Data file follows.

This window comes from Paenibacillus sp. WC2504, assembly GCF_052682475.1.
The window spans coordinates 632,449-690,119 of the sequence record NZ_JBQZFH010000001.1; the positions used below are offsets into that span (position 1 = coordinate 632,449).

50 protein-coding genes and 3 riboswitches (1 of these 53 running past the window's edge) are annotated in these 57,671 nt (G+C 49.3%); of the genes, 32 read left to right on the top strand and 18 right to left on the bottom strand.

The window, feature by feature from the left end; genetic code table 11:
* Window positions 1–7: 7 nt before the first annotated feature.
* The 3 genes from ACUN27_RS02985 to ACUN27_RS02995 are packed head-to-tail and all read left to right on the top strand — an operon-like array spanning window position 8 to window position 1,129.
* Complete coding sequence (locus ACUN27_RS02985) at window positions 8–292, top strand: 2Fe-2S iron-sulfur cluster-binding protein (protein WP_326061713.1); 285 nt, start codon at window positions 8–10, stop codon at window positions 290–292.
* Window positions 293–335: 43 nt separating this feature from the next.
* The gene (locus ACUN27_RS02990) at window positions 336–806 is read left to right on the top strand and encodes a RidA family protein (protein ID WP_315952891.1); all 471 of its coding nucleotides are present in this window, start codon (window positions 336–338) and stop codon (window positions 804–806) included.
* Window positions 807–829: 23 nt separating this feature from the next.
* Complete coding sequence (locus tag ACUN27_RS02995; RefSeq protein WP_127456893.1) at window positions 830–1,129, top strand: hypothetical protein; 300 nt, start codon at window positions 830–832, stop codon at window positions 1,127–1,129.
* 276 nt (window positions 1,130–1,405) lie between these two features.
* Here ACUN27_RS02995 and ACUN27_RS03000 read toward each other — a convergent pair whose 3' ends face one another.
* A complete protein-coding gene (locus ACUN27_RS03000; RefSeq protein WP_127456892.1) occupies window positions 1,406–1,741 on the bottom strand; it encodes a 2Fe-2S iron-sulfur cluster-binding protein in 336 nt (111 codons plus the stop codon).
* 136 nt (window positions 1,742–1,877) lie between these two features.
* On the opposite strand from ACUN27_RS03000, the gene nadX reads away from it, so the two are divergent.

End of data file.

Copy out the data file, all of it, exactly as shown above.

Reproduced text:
This window comes from Paenibacillus sp. WC2504, assembly GCF_052682475.1.
The window spans coordinates 632,449-690,119 of the sequence record NZ_JBQZFH010000001.1; the positions used below are offsets into that span (position 1 = coordinate 632,449).

50 protein-coding genes and 3 riboswitches (1 of these 53 running past the window's edge) are annotated in these 57,671 nt (G+C 49.3%); of the genes, 32 read left to right on the top strand and 18 right to left on the bottom strand.

The window, feature by feature from the left end; genetic code table 11:
* Window positions 1–7: 7 nt before the first annotated feature.
* The 3 genes from ACUN27_RS02985 to ACUN27_RS02995 are packed head-to-tail and all read left to right on the top strand — an operon-like array spanning window position 8 to window position 1,129.
* Complete coding sequence (locus ACUN27_RS02985) at window positions 8–292, top strand: 2Fe-2S iron-sulfur cluster-binding protein (protein WP_326061713.1); 285 nt, start codon at window positions 8–10, stop codon at window positions 290–292.
* Window positions 293–335: 43 nt separating this feature from the next.
* The gene (locus ACUN27_RS02990) at window positions 336–806 is read left to right on the top strand and encodes a RidA family protein (protein ID WP_315952891.1); all 471 of its coding nucleotides are present in this window, start codon (window positions 336–338) and stop codon (window positions 804–806) included.
* Window positions 807–829: 23 nt separating this feature from the next.
* Complete coding sequence (locus tag ACUN27_RS02995; RefSeq protein WP_127456893.1) at window positions 830–1,129, top strand: hypothetical protein; 300 nt, start codon at window positions 830–832, stop codon at window positions 1,127–1,129.
* 276 nt (window positions 1,130–1,405) lie between these two features.
* Here ACUN27_RS02995 and ACUN27_RS03000 read toward each other — a convergent pair whose 3' ends face one another.
* A complete protein-coding gene (locus ACUN27_RS03000; RefSeq protein WP_127456892.1) occupies window positions 1,406–1,741 on the bottom strand; it encodes a 2Fe-2S iron-sulfur cluster-binding protein in 336 nt (111 codons plus the stop codon).
* 136 nt (window positions 1,742–1,877) lie between these two features.
* On the opposite strand from ACUN27_RS03000, the gene nadX reads away from it, so the two are divergent.